I also liked that Flir One allows you to change up its color palette. This allowed me to tune the device to read the way I wanted: I chose Arctic mode as the blue rang deep blue for cold. We were in a cold snap when I tested Flir One, and the windows gave off a deep ocean blue. As a recent blizzard took hold of New York, I used the extreme cold as an excuse to snap images, and read temperatures, of outside. Not bad. Cold gave off a deep blue. Heated buildings and street lamps turned orange.
Flir Uses a combination it says of visual light and thermal light to capture the picture. But it says it can take a picture even in total darkness. The images are however thermal images. This is not the camera for snaps of your beach vacation. Unless it was at night. Underground.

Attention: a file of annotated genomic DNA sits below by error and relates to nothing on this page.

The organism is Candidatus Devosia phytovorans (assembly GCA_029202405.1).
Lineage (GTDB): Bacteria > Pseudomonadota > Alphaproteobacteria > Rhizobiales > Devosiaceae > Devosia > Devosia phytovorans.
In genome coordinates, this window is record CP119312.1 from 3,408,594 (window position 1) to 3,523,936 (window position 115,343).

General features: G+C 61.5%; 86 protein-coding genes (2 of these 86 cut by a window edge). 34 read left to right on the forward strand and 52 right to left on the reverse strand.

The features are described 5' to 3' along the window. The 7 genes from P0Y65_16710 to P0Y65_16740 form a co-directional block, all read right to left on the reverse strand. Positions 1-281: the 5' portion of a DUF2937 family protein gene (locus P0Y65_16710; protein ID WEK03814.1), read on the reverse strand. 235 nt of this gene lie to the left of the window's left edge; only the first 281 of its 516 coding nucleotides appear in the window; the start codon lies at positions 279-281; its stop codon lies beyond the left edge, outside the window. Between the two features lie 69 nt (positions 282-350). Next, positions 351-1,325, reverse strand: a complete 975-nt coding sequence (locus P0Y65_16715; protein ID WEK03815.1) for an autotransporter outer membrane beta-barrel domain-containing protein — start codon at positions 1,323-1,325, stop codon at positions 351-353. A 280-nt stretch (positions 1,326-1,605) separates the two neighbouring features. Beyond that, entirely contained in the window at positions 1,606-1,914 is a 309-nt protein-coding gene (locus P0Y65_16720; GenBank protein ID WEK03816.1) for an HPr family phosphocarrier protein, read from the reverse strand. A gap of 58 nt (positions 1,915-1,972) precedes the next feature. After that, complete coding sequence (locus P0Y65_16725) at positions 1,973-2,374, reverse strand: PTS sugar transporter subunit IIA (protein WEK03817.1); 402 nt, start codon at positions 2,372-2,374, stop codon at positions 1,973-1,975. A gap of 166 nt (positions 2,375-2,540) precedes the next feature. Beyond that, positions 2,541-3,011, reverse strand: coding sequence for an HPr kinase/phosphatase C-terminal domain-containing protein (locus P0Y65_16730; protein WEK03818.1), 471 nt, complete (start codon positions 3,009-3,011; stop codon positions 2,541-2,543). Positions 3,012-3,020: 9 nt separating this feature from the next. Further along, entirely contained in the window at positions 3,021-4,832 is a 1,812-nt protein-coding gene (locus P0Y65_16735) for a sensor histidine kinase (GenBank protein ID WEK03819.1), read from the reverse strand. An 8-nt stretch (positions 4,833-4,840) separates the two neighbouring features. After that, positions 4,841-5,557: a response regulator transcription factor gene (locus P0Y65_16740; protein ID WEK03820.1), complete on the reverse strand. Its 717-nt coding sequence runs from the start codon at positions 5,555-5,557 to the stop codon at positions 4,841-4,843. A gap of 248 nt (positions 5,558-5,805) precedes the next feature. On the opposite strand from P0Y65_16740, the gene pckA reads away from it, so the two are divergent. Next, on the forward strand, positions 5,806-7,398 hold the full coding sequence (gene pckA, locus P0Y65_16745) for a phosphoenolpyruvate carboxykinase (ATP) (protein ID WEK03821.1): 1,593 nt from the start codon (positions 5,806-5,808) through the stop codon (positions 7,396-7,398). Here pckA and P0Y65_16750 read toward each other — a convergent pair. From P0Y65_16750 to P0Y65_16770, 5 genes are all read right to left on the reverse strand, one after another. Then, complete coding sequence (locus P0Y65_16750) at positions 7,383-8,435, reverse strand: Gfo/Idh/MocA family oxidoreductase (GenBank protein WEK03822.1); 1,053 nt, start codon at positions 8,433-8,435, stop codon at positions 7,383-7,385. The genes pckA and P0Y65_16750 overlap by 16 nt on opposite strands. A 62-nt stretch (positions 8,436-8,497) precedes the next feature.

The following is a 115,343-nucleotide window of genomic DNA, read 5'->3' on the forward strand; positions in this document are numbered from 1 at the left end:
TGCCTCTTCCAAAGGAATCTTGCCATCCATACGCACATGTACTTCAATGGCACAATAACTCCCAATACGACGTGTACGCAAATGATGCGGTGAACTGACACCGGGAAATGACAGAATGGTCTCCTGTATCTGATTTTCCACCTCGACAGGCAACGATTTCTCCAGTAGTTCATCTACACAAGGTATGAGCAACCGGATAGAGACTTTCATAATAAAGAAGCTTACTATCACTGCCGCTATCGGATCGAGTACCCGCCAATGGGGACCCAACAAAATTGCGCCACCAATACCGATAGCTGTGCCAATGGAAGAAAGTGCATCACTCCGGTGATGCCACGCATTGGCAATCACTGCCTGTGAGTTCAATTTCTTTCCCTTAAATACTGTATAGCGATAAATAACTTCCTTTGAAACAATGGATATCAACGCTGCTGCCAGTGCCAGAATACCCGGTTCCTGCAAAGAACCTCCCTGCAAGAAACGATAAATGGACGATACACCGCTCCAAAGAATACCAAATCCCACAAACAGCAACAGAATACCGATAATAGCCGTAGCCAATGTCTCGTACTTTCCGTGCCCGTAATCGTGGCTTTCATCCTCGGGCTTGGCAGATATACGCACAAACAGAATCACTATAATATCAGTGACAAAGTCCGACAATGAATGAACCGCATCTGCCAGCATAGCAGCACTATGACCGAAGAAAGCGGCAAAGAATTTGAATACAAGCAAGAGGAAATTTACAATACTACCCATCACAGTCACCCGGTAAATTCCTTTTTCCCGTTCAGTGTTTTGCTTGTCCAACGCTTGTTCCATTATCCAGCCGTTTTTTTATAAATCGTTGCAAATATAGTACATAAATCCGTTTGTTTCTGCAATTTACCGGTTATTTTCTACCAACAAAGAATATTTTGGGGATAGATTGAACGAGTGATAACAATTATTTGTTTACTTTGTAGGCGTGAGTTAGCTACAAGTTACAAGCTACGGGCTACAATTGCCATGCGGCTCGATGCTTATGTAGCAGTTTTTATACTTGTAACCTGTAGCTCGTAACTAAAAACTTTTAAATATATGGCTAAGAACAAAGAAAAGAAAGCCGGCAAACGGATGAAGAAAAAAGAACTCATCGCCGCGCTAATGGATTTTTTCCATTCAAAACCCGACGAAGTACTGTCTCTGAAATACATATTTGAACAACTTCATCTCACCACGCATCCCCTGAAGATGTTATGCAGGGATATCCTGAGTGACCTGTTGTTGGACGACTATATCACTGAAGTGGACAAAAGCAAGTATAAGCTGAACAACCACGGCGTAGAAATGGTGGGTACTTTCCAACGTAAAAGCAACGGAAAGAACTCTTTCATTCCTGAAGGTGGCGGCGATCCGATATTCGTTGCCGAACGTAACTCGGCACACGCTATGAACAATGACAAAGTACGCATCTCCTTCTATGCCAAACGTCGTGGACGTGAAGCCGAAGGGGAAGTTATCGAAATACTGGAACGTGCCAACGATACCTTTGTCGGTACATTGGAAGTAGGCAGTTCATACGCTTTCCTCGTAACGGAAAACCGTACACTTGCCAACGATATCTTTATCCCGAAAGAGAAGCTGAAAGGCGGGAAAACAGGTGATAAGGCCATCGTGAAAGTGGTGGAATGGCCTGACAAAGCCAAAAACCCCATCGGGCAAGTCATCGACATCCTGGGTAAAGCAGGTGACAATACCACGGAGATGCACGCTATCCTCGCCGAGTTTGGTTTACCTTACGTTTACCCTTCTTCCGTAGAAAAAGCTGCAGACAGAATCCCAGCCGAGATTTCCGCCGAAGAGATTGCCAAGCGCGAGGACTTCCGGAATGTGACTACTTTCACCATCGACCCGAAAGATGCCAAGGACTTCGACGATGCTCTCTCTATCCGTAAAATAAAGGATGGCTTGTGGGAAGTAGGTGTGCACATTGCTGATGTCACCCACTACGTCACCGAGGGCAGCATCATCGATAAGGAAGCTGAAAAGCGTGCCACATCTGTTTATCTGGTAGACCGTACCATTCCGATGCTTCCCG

For those keen to see the temperature of items in its viewfinder, Flir One also has a spot meter which can pick up ranges, it says from -4°F to 248°F. You can set this to either Celsius or Fahrenheit in the settings. The device will automatically calibrate itself. But you can also manually calibrate Flir One. The heavily detailed instruction manual will walk you this process.
I'm a big fan of temperature readings—I am a data geek. So seeing a lightbulb in my kitchen pull a reading of 123°F and the window 70°F was fascinating. But I didn't buy it. The temperature outside that day was 22°F—which meant the glass had to be colder. And it was. In fact, the wavelength of the light that Flir measures does not travel through glass, and reads windows as if they were walls according to a spokesperson for the company. So the temperature reading was actually that of my home's.